From participation to commitment in silvopastoral programmes: Insights from Chiapas, Mexico

Zabala, Aiora; Barrios, Luis Enrique García and Pascual, Unai (2022). From participation to commitment in silvopastoral programmes: Insights from Chiapas, Mexico. Ecological Economics, 200, article no. 107544.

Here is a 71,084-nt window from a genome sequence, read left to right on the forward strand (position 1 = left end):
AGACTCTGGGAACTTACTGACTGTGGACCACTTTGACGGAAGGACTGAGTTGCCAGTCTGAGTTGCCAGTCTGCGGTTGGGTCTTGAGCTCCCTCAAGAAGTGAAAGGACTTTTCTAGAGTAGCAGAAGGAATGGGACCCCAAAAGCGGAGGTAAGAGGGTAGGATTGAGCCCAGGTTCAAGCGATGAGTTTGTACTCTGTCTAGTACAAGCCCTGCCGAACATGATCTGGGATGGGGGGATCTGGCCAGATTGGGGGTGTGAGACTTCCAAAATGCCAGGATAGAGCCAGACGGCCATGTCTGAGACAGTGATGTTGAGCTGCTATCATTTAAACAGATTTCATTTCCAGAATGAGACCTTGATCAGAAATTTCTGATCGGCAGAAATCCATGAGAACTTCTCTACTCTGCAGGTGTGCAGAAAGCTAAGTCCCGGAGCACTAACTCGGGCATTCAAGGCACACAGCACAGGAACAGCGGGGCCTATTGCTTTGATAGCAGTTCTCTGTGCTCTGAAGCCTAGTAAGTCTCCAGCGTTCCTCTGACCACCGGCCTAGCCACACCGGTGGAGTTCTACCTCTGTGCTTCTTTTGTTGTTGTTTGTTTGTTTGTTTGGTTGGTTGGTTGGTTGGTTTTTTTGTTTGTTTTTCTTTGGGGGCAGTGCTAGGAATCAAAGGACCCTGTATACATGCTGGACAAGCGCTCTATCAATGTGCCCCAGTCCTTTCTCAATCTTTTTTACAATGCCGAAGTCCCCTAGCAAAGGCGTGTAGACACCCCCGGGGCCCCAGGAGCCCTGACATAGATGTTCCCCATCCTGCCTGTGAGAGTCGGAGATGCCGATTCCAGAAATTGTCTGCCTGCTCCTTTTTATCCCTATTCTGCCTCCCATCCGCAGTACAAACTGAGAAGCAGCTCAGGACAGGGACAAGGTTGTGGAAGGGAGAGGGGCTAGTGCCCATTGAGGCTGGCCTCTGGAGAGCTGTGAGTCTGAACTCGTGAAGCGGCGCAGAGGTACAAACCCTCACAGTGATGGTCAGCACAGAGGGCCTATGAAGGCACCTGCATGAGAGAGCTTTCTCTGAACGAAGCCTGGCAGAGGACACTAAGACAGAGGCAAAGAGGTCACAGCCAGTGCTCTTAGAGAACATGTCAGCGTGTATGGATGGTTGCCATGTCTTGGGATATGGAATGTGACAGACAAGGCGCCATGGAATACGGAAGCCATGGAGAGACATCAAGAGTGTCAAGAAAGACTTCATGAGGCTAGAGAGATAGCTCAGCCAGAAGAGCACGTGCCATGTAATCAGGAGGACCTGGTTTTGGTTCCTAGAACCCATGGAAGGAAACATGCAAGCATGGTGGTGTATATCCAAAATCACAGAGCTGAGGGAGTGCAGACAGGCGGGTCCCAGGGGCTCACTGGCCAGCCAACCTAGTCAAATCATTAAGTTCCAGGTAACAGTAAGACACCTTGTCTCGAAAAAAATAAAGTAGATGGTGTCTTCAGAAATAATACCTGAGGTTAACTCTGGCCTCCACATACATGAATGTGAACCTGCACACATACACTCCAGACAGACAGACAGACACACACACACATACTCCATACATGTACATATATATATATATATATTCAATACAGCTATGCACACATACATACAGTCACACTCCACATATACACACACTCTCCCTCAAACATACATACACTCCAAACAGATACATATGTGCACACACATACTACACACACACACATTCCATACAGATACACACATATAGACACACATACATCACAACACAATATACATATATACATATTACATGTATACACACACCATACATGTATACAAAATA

Sustainable farming near tropical forests can buffer ecosystems at risk of biodiversity loss. In mountainous forest frontiers however, many smallholders raise cattle using practices that degrade land, also endangering future livelihoods. Silvopasture, a type of agroforestry, enables cattle farming, biodiversity conservation and can have climate benefits. But its adoption is slow, and ambiguity remains regarding the most relevant predictors for the adoption of agroforestry more broadly. In the context of a pilot silvopastoral project in La Sepultura Biosphere Reserve, we model livelihood diversity as a predictor of both farmers' participation in the project and their adoption of silvopasture (trees grown after a year). We use data collected with a novel token-based approach (n = 104) and account for selection bias. The findings show that livelihood diversity is significantly associated with the two outcomes, but with opposite directions: higher participation and lower adoption levels. Our results provide insight to design and target policies to encourage innovative and sustainable agriculture, especially in contexts of multiple interventions and policy mixes. For example, programmes including economic incentives may consider helping participants overcome different barriers at each stage of the adoption process: in the initial decision to try and during implementation.

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